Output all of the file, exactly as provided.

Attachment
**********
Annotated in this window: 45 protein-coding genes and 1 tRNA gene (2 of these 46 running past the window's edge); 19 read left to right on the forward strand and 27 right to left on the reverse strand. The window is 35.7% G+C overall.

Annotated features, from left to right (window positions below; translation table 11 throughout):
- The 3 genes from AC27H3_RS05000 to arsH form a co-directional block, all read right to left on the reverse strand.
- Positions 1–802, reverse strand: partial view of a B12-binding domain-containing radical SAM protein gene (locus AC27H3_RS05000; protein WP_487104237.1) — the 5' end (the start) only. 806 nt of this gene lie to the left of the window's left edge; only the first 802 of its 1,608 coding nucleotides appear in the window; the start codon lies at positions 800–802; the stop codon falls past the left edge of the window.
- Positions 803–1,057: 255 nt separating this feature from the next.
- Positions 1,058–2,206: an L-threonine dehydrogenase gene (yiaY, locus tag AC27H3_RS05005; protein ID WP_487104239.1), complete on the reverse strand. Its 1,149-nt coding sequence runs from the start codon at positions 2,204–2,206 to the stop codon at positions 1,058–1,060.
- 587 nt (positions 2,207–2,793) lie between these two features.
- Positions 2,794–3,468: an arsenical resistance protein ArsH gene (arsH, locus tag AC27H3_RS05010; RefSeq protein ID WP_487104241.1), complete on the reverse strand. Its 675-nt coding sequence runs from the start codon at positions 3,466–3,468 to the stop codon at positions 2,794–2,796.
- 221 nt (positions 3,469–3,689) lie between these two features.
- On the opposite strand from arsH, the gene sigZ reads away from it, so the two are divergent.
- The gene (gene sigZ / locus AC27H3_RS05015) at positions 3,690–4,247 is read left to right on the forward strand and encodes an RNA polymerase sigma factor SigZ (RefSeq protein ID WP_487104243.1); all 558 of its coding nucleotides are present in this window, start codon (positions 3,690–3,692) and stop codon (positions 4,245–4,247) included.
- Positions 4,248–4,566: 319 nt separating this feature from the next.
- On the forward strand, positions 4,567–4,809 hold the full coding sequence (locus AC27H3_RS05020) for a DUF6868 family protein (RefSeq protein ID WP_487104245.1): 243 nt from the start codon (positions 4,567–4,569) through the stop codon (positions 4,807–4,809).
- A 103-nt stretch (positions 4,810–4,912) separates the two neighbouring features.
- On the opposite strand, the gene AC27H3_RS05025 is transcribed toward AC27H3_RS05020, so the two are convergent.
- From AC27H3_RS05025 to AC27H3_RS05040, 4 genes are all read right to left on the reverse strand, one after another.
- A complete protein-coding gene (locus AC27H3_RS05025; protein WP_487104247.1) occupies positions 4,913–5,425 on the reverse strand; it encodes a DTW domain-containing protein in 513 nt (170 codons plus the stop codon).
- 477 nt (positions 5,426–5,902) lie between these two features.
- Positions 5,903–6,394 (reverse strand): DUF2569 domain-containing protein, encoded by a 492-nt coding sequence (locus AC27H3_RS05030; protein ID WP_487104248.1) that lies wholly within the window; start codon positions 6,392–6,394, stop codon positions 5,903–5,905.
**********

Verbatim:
Annotated in this window: 45 protein-coding genes and 1 tRNA gene (2 of these 46 running past the window's edge); 19 read left to right on the forward strand and 27 right to left on the reverse strand. The window is 35.7% G+C overall.

Annotated features, from left to right (window positions below; translation table 11 throughout):
- The 3 genes from AC27H3_RS05000 to arsH form a co-directional block, all read right to left on the reverse strand.
- Positions 1–802, reverse strand: partial view of a B12-binding domain-containing radical SAM protein gene (locus AC27H3_RS05000; protein WP_487104237.1) — the 5' end (the start) only. 806 nt of this gene lie to the left of the window's left edge; only the first 802 of its 1,608 coding nucleotides appear in the window; the start codon lies at positions 800–802; the stop codon falls past the left edge of the window.
- Positions 803–1,057: 255 nt separating this feature from the next.
- Positions 1,058–2,206: an L-threonine dehydrogenase gene (yiaY, locus tag AC27H3_RS05005; protein ID WP_487104239.1), complete on the reverse strand. Its 1,149-nt coding sequence runs from the start codon at positions 2,204–2,206 to the stop codon at positions 1,058–1,060.
- 587 nt (positions 2,207–2,793) lie between these two features.
- Positions 2,794–3,468: an arsenical resistance protein ArsH gene (arsH, locus tag AC27H3_RS05010; RefSeq protein ID WP_487104241.1), complete on the reverse strand. Its 675-nt coding sequence runs from the start codon at positions 3,466–3,468 to the stop codon at positions 2,794–2,796.
- 221 nt (positions 3,469–3,689) lie between these two features.
- On the opposite strand from arsH, the gene sigZ reads away from it, so the two are divergent.
- The gene (gene sigZ / locus AC27H3_RS05015) at positions 3,690–4,247 is read left to right on the forward strand and encodes an RNA polymerase sigma factor SigZ (RefSeq protein ID WP_487104243.1); all 558 of its coding nucleotides are present in this window, start codon (positions 3,690–3,692) and stop codon (positions 4,245–4,247) included.
- Positions 4,248–4,566: 319 nt separating this feature from the next.
- On the forward strand, positions 4,567–4,809 hold the full coding sequence (locus AC27H3_RS05020) for a DUF6868 family protein (RefSeq protein ID WP_487104245.1): 243 nt from the start codon (positions 4,567–4,569) through the stop codon (positions 4,807–4,809).
- A 103-nt stretch (positions 4,810–4,912) separates the two neighbouring features.
- On the opposite strand, the gene AC27H3_RS05025 is transcribed toward AC27H3_RS05020, so the two are convergent.
- From AC27H3_RS05025 to AC27H3_RS05040, 4 genes are all read right to left on the reverse strand, one after another.
- A complete protein-coding gene (locus AC27H3_RS05025; protein WP_487104247.1) occupies positions 4,913–5,425 on the reverse strand; it encodes a DTW domain-containing protein in 513 nt (170 codons plus the stop codon).
- 477 nt (positions 5,426–5,902) lie between these two features.
- Positions 5,903–6,394 (reverse strand): DUF2569 domain-containing protein, encoded by a 492-nt coding sequence (locus AC27H3_RS05030; protein ID WP_487104248.1) that lies wholly within the window; start codon positions 6,392–6,394, stop codon positions 5,903–5,905.